“Among men who rise to fame and leadership two types are recognizable–those who are born with a belief in themselves and those in whom it is a slow growth dependent on actual achievement. To the men of the last type their own success is a constant surprise, and its fruits the more delicious, yet to be tested cautiously with a haunting sense of doubt whether it is not all a dream. In that doubt lies true modesty, not the sham of insincere self-depreciation but the modesty of “moderation,” in the Greek sense. It is poise, not pose.”
The Moral Animal by Robert Wright
This is probably the definitive beginner text on evolutionary psychology and one of the easiest to get into. It’s a little depressing at first, realizing how ruthless many of our so called “good” feelings are. But then you realize that truth is better than ignorance, and you emerge seeing the world as it truly is for the first time. Also, a similar read is Why Beautiful People Have More Daughters, which is more of a Q&A approach to the subject and has contemporary edge.
Sex on the Brain by Deborah Blum
One of the better books on evolutionary biology that focuses almost entirely on the biological and psychological differences between men and women. It’s written by a journalist (who cites scientists) so it’s easy to read if you’re not studied in the field. If you want to get into evolutionary psychology–which you totally should–this is a good starting point because it covers all the basics. Essentially, it discusses how men and women have benefited evolutionarily through different behaviors and strengths so it would only make sense that they would have developed into two very different entities.
Sperm Wars by Robin Baker
This book shatters any illusions you may have had about the sanctity of sex in our lives. The premise is that sexual intercourse is based on sperm competition–the majority of our sperm is designed to kill another man’s sperm, the penis is designed to remove semen from the seminal pool, women’s menstrual cycles are hidden to gain control. It also analyzes the causes of homosexuality, adultery and illegitimate children.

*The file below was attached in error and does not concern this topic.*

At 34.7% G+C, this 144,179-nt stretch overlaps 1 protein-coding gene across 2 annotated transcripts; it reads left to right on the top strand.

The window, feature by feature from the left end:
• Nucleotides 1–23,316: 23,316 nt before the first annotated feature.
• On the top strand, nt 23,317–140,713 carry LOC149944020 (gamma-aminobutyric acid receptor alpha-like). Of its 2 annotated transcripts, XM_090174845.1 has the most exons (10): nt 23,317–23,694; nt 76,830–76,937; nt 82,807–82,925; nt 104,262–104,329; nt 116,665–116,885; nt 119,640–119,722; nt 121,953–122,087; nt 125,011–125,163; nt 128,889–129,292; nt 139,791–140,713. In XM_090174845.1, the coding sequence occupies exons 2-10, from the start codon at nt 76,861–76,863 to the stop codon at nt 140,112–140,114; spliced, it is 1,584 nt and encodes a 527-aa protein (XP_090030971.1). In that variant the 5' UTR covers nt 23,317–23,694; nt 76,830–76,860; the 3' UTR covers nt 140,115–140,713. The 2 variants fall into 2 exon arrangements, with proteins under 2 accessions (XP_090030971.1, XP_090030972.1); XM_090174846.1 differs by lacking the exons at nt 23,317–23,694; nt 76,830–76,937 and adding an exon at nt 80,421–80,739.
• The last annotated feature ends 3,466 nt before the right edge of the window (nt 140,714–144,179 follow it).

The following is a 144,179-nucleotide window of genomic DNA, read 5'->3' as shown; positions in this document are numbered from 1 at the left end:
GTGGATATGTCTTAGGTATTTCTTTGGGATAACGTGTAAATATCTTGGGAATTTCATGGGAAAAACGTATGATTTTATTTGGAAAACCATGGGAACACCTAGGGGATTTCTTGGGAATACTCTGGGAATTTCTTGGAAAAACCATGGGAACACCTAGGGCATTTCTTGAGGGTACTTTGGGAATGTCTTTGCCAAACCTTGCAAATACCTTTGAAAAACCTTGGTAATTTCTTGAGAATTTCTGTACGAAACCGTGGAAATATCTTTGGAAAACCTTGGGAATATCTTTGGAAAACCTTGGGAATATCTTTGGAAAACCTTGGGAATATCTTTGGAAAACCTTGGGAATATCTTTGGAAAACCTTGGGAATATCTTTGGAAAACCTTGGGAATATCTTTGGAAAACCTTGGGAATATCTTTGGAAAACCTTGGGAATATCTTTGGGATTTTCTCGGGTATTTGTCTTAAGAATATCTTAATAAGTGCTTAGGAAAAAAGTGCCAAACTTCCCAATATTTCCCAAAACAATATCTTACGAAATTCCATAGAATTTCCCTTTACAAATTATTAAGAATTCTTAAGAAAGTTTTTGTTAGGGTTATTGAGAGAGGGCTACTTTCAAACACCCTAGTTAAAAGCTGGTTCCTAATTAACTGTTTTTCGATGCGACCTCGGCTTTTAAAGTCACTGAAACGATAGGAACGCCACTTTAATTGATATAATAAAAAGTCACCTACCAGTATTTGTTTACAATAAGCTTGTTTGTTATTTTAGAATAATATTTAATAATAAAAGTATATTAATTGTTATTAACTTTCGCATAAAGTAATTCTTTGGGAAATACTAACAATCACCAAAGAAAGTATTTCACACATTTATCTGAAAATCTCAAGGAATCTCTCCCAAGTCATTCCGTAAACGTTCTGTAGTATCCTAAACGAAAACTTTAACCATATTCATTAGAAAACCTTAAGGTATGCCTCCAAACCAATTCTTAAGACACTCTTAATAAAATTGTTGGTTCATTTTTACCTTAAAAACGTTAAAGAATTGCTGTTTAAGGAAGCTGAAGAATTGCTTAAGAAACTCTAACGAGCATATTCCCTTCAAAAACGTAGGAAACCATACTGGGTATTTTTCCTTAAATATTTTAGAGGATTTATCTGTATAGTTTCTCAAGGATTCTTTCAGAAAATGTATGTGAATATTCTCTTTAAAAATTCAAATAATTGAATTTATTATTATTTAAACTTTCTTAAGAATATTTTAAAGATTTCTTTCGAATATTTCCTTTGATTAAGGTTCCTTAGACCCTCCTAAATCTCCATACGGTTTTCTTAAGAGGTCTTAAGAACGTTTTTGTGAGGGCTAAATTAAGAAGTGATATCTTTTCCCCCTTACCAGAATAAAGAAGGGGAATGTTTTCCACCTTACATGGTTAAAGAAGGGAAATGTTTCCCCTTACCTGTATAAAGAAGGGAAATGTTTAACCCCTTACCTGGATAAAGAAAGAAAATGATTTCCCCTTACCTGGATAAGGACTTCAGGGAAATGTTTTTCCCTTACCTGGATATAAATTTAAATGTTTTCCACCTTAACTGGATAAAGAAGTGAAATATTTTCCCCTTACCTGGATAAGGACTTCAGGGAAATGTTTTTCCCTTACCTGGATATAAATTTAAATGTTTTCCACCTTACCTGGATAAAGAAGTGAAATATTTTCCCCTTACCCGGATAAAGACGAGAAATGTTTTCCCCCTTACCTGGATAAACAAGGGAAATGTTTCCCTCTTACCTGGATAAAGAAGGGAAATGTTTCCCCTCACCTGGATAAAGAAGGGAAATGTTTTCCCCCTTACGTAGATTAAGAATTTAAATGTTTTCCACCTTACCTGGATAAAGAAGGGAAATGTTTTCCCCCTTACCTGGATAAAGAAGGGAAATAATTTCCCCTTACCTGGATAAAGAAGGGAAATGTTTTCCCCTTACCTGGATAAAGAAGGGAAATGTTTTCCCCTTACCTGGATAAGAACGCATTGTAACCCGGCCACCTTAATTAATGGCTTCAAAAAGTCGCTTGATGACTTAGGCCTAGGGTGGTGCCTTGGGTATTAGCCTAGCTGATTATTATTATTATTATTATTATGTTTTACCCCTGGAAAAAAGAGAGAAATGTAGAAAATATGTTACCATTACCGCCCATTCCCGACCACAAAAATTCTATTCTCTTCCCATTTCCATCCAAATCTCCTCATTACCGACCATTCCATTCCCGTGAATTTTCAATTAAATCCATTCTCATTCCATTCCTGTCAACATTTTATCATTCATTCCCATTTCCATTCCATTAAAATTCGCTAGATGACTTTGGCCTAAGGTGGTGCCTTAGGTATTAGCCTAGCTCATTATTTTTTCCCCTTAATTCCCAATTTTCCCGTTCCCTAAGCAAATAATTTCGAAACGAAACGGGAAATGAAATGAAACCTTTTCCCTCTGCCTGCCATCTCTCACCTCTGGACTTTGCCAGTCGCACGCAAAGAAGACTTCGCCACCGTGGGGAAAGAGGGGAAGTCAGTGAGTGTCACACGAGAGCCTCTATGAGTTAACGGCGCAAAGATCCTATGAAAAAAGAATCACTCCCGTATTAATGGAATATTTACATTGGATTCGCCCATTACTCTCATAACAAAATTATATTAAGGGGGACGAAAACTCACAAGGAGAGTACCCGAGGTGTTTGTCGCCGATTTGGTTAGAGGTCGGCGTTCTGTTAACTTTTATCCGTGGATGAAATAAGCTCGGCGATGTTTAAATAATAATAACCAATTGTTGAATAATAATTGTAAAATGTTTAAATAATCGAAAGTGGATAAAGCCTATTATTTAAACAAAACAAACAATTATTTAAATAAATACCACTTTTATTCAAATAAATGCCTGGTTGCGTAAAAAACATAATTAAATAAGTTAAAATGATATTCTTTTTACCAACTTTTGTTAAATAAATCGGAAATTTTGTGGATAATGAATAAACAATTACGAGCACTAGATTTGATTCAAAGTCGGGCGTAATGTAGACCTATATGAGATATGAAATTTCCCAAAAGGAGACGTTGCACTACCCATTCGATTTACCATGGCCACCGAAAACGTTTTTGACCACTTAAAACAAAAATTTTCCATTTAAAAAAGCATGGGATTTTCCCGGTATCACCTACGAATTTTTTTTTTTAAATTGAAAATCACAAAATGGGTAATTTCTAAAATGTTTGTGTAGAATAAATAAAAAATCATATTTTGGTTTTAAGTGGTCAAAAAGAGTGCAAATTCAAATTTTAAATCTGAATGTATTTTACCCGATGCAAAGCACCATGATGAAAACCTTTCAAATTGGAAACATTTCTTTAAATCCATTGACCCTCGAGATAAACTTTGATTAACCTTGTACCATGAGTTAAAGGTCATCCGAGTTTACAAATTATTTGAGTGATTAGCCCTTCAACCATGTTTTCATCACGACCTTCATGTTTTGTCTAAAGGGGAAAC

I would also recommend: The Game by Neil Strauss, The God Delusion by Richard Dawkins, The Evolution of Desire by David Buss, Unprotected: A Campus Psychiatrist Reveals How Political Correctness in Her Profession Endangers Every Student (if you’re in college) and the The Origins of Virtue by Matt Ridley which asserts that we had morality before religion, trade before capitalism and cooperation before government.
Instead of giving descriptions for these, I’m just going to list titles. You need to read ALL of them. Especially the ones marked with an *, as they are the ones the illustrate the darker side of the web.
-Here Comes Everybody: The Power of Organizing Without Organizations — Clay Shirky
-Brave New War: The Next Stage of Terrorism and the End of Globalization* — John Robb
-The Pirates Dilemma–Matt Mason
-You Are Not a Gadget: A Manifesto* — Jaron Lanier
-The New New Thing–Michael Lewis
-The Net Delusion: The Dark Side of Internet Freedom* — Evgeny Morozov
-Hackers and Painters: Big Ideas from the Computer Age–Paul Graham (or you can read his essays here)
-Wikinomics: How Mass Collaboration Changes Everything–Don Tapscott
-The Cathedral and the Bazaar: Musings on Linux and Open Source–Eric S Raymond
Health (Mental and Physical)
Eating Animals by Jonathan Safran Foer / The 4 Hour Body by Tim Ferriss
It was the combination of these two books that changed how I thought about health and diet. From Foer, I faced what I’d long put off examining: where my meat comes from and why. From Tim, I examined what changes the body responds to and why. Combining their wisdom, I switched to a combination of the paleo and slow carb diet, mixed with heavy but varied exercise (explained further in this post I did on Tim’s site). I’m now in the best shape of my life and I feel comfortable and confident in the ethics behind what I eat.
I’ve always been a big biography/memoir fan, so I thought I’d throw together a few that influenced me.
- My Bondage and My Freedom by Frederick Douglass and The Autobiography of Malcolm X, two of the most inspiring men of the last 150 years. (also in this vein, My Life and Battles by Jack Johnson)
- The Rise of Theodore Roosevelt by Edmund Morris. Dr. Drew recommended this book to me, it is spectacular. He’s my favorite president.
- Wouldn’t it Be Nice by Brian Wilson. I used this book to write a big research paper a few years back. He defined how I understood the 1950′s and 1960′s in America.
-The memoirs of the 1920′s journalist and addict William Seabrook, Asylum: An Alcoholic Takes the Cure and No Hiding Place are indescribably good. So good that a dying Fitzgerald wrote of how he related to them in his book The Crack Up.
To get monthly recommendations of books like these, join the 5,000 other subscribers and sign up using the form below.